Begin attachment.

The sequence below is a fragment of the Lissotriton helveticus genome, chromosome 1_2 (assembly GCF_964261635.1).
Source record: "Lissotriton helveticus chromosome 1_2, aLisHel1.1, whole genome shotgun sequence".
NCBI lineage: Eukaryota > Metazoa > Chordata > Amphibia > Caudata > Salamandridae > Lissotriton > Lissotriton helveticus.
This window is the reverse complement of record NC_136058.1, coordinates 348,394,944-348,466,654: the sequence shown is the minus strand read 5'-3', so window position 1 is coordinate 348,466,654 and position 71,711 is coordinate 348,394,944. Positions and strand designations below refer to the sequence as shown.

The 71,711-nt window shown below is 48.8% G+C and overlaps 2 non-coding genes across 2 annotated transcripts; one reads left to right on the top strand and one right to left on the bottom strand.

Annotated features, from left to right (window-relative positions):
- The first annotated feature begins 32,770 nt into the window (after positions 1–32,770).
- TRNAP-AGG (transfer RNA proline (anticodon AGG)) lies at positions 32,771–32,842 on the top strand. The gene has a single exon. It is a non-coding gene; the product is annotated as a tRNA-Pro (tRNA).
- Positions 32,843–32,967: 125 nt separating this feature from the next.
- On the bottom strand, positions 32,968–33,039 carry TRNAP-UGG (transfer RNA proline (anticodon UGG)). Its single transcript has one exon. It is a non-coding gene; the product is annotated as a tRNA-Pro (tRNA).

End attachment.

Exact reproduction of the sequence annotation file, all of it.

The sequence below is a fragment of the Lissotriton helveticus genome, chromosome 1_2 (assembly GCF_964261635.1).
Source record: "Lissotriton helveticus chromosome 1_2, aLisHel1.1, whole genome shotgun sequence".
NCBI lineage: Eukaryota > Metazoa > Chordata > Amphibia > Caudata > Salamandridae > Lissotriton > Lissotriton helveticus.
This window is the reverse complement of record NC_136058.1, coordinates 348,394,944-348,466,654: the sequence shown is the minus strand read 5'-3', so window position 1 is coordinate 348,466,654 and position 71,711 is coordinate 348,394,944. Positions and strand designations below refer to the sequence as shown.

The 71,711-nt window shown below is 48.8% G+C and overlaps 2 non-coding genes across 2 annotated transcripts; one reads left to right on the top strand and one right to left on the bottom strand.

Annotated features, from left to right (window-relative positions):
- The first annotated feature begins 32,770 nt into the window (after positions 1–32,770).
- TRNAP-AGG (transfer RNA proline (anticodon AGG)) lies at positions 32,771–32,842 on the top strand. The gene has a single exon. It is a non-coding gene; the product is annotated as a tRNA-Pro (tRNA).
- Positions 32,843–32,967: 125 nt separating this feature from the next.
- On the bottom strand, positions 32,968–33,039 carry TRNAP-UGG (transfer RNA proline (anticodon UGG)). Its single transcript has one exon. It is a non-coding gene; the product is annotated as a tRNA-Pro (tRNA).